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DENVER – “When my son was nine years old he attempted suicide in his elementary school.”

That is what State Rep. Dafna Michaelson Jenet (D-Adams) shares willingly to colleagues at the State Capitol

Michaelson Jenet’s story is not an uncommon one. Colorado routinely ranks among the worst in the nation for teenage suicide.

Colorado is third in nation for suicides of youth 10-14, sixth in nation for teenage suicide overall and it is the number one cause of death of children 10-18,” Jenet said. 

Part of Jenet’s mission at the State Capitol this year has been to better improve mental health treatment for Colorado’s youth and that includes HB 1120.

HB 1120, which is being debated in  a Senate Committee Monday, would allow children 12 years old and older the ability to seek mental health treatment without parental notification in many circumstances.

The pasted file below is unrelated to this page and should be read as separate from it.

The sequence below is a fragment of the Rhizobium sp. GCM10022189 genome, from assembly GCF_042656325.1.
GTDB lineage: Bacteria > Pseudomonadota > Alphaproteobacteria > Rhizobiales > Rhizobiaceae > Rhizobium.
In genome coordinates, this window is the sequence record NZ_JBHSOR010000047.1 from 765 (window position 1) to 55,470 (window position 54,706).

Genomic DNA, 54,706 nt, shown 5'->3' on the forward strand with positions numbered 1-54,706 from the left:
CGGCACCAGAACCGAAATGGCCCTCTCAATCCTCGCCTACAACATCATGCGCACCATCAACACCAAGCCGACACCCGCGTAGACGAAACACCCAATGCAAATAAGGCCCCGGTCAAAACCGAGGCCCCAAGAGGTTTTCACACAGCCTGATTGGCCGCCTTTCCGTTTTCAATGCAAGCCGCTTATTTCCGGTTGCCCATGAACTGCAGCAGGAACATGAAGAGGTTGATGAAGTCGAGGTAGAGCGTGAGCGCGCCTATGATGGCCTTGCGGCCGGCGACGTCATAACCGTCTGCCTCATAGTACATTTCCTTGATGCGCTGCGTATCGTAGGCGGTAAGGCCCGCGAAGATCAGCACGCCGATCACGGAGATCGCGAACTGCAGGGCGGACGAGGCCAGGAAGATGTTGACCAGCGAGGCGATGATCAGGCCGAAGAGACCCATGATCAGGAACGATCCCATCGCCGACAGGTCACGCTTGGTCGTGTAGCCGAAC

15-year-olds are already allowed to do this.

“We have to figure out how we can help our kids,” Jenet said.

Jenet added that talking to her son was part of the inspiration behind this bill.

“What happens was he stopped trusting his therapists because every time he would talk to his therapist, his therapist would call in mom and dad,” Jenet said.

The measure has support from organizations like One Colorado but it also has opposition.

“The concern here is parental rights. Parents are being left out of the process,” Carolyn Martin, an advocate for Christian Home Educators of Colorado said.

Martin testifying Monday that parents of young children should be informed what is happening with their child.

“Parents need to know what’s going on with their kids,” Martin said.

Governor Polis during a morning press conference was asked whether he supported the measure. The Governor did not say one way or another if he would sign it.

“We will be happy to review that bill it hasn’t passed yet,” Polis said.